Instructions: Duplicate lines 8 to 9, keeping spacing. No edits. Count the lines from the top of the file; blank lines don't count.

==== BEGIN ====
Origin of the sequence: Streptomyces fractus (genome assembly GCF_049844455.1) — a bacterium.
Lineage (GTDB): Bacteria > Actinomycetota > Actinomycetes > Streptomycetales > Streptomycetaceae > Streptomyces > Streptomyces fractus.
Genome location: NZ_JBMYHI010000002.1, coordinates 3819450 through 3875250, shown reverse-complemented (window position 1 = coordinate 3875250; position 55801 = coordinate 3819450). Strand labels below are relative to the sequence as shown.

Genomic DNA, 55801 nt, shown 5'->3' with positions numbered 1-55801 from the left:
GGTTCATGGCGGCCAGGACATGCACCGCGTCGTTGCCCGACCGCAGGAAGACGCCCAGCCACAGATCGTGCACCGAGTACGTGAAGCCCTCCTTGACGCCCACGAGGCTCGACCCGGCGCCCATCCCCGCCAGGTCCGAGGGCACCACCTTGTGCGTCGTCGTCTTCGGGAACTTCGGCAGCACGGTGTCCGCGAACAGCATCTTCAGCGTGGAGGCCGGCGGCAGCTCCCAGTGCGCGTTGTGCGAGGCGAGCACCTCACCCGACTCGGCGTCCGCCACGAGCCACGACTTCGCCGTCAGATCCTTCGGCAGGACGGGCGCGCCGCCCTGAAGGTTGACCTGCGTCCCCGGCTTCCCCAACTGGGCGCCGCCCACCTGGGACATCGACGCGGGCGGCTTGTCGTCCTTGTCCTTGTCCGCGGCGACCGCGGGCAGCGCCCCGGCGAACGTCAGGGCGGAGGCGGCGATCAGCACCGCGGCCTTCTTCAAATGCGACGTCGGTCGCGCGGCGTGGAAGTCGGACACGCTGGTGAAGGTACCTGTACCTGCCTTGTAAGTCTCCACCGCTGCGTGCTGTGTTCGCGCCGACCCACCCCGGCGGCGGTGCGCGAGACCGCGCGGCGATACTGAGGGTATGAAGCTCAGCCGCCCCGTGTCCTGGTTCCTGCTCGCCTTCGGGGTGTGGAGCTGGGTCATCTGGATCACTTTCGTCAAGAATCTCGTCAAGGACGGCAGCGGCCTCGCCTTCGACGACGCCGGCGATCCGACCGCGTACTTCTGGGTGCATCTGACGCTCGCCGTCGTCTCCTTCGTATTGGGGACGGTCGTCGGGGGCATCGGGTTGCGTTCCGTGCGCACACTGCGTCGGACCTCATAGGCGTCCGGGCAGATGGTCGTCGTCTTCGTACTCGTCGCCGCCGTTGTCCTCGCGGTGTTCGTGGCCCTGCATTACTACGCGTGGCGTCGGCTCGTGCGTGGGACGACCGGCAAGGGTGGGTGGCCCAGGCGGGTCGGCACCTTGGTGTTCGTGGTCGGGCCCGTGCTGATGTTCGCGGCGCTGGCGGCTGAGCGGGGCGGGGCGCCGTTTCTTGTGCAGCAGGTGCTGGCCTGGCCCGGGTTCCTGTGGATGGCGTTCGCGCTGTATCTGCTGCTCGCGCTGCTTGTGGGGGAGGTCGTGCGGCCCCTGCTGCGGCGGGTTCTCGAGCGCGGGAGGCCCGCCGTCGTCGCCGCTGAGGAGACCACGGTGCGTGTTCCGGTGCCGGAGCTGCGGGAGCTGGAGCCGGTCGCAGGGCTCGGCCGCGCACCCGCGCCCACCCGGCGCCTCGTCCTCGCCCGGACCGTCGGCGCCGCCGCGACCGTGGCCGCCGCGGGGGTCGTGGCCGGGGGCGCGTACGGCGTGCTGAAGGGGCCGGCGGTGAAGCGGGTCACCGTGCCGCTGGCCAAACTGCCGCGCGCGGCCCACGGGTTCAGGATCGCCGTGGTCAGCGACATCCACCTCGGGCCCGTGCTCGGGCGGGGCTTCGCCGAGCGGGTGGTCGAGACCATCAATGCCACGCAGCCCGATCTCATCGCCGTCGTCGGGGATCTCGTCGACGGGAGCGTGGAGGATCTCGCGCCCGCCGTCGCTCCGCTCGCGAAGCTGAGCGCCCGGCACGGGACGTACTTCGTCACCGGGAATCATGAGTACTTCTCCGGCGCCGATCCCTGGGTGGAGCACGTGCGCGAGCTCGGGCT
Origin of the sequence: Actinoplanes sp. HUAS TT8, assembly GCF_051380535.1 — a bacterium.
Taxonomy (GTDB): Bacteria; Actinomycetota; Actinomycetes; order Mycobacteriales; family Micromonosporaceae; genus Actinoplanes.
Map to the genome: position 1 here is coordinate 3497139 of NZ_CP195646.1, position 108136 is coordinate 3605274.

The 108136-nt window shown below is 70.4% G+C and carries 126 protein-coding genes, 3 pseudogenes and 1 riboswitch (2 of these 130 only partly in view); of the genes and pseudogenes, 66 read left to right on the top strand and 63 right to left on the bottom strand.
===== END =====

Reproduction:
Map to the genome: position 1 here is coordinate 3497139 of NZ_CP195646.1, position 108136 is coordinate 3605274.

The 108136-nt window shown below is 70.4% G+C and carries 126 protein-coding genes, 3 pseudogenes and 1 riboswitch (2 of these 130 only partly in view); of the genes and pseudogenes, 66 read left to right on the top strand and 63 right to left on the bottom strand.